The Red Sox did this with their rotation. Now, some of this is minimized by Chris Sale’s Tommy John surgery and Eduardo Rodriguez opting out of 2020. It wasn’t their plan to go into the season with Ryan Weber as their third starter, but good teams have the depth necessary to combat injuries and this team did not. Their opening rotation last year was Nathan Eovaldi, Martín Pérez, Weber, Josh Osich, and Matt Hall. This year, they’re getting back Rodriguez, bringing back Eovaldi and Pérez, and are replacing Weber and Osich with Garrett Richards and Nick Pivetta. Granted, Pivetta doesn’t have a good track record, but they don’t have to pencil him in for 160 innings because they signed Richards, Matt Andriese, and acquired Connor Seabold in the same deal with Pivetta. The Richards and Andriese signings along with Seabold and Pivetta have given this team some much needed depth, which is good news because…

PECOTA doesn’t project a single pitcher to throw 135 innings

This is not a durable rotation. Rodriguez has thrown 170 innings only twice in his pro career. Pérez has missed parts of three seasons with injuries. Richards spent several seasons trying to fight off Tommy John surgery before his UCL finally tore in 2018. Eovaldi has two Tommy Johns on file and last threw 160 innings in 2014. This stable isn’t going to stay healthy all year long and there’s a big chance several of them get hurt at once, depleting the depth they’ve accumulated. It’s not a matter of if, but when, Connor Seabold and Tanner Houck are making starts for this team. Chris Sale returning smoothly from his own Tommy John would do wonders, but they are in some trouble if they have to dig any deeper than Seabold and Houck before he makes his way back.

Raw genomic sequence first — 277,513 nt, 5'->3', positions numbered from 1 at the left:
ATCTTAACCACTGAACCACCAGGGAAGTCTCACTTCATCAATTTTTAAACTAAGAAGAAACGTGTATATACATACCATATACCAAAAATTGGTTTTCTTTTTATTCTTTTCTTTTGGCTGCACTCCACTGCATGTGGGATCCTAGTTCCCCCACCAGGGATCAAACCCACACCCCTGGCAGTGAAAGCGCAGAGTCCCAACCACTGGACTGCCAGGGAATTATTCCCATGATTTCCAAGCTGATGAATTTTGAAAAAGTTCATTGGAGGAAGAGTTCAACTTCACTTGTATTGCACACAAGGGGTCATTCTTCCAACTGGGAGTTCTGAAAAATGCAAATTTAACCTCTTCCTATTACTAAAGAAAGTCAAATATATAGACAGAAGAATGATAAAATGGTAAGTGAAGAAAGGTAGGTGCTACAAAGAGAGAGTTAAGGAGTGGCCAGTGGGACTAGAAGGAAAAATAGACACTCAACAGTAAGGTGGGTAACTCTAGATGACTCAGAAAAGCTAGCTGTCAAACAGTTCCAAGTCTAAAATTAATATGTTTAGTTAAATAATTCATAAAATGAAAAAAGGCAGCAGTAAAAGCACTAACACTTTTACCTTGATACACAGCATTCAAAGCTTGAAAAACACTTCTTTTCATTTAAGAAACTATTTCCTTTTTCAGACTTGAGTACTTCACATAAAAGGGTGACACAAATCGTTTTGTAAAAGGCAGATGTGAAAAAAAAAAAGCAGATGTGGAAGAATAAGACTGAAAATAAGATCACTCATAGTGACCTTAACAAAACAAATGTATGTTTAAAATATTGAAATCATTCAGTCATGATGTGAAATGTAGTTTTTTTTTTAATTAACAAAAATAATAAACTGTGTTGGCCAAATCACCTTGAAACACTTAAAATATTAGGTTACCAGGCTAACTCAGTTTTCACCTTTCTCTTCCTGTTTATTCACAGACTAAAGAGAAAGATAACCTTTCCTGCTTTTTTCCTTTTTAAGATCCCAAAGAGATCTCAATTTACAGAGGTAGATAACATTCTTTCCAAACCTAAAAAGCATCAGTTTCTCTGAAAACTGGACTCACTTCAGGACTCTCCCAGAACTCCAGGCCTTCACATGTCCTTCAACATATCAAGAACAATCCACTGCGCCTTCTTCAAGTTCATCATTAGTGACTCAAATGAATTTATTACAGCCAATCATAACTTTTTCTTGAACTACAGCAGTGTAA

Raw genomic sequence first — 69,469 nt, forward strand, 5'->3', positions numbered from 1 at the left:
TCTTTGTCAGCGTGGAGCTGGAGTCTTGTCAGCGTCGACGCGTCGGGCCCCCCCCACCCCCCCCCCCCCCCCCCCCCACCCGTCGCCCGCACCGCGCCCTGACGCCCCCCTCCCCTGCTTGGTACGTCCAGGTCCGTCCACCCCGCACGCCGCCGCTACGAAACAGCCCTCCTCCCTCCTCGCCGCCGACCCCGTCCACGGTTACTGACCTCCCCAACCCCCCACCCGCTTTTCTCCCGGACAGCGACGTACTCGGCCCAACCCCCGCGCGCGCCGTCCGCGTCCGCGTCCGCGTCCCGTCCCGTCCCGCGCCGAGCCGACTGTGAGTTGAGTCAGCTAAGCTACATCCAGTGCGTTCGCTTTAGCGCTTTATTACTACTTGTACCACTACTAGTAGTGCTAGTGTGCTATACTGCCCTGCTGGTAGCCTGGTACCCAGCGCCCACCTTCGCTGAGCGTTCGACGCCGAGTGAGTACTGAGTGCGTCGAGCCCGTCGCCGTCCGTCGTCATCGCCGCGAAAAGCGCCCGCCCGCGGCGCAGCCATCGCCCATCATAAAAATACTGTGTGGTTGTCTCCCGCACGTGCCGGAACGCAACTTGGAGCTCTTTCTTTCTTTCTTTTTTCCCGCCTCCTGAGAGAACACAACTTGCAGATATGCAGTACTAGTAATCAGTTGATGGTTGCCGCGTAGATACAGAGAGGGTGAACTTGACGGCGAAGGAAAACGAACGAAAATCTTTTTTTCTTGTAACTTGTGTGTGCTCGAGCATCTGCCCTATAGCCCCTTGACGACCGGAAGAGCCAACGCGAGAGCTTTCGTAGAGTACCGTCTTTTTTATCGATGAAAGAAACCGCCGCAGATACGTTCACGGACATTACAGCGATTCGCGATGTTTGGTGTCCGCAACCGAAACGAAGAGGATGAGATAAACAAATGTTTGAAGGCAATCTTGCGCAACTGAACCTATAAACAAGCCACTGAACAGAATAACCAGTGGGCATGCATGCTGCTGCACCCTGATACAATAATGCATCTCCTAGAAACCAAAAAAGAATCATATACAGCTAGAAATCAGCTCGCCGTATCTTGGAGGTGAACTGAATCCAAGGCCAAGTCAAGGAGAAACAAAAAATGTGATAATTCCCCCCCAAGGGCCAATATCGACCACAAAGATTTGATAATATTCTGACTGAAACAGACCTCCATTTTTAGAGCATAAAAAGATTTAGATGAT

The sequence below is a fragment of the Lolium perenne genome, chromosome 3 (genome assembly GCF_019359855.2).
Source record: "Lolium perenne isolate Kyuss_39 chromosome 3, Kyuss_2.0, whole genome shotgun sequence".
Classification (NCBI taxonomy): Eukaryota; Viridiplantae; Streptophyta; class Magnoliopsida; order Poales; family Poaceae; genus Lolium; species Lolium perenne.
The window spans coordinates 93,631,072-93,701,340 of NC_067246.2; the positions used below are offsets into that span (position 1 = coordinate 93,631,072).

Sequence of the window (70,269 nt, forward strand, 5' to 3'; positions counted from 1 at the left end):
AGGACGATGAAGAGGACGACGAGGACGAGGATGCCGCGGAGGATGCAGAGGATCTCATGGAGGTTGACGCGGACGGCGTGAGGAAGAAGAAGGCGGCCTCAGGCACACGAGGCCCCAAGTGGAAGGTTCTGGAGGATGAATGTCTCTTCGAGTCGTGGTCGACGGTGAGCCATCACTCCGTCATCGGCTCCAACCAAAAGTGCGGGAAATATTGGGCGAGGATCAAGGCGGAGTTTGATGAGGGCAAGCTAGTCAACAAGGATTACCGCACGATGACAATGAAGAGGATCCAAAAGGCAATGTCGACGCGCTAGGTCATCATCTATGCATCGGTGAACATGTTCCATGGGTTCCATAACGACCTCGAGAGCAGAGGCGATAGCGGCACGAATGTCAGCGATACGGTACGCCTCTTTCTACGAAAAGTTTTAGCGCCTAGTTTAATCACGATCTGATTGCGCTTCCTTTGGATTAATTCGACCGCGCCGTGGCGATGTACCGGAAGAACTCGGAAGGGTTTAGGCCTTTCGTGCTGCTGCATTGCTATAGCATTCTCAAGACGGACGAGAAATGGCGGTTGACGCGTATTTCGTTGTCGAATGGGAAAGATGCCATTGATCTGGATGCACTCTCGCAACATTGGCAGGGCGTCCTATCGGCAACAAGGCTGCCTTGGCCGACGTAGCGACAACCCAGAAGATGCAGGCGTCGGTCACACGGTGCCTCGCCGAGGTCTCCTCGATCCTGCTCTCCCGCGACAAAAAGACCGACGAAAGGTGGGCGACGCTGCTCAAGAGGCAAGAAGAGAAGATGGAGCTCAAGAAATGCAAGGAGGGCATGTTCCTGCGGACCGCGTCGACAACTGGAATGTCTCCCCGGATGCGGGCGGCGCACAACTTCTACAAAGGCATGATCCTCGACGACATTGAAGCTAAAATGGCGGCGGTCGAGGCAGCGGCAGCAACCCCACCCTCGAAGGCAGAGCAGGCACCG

Boston Red Sox v Minnesota Twins Photo by Michael Reaves/Getty Images

Starters

Eduardo Rodriguez, Garrett Richards, Nathan Eovaldi, Martín Pérez, Nick Pivetta, Chris Sale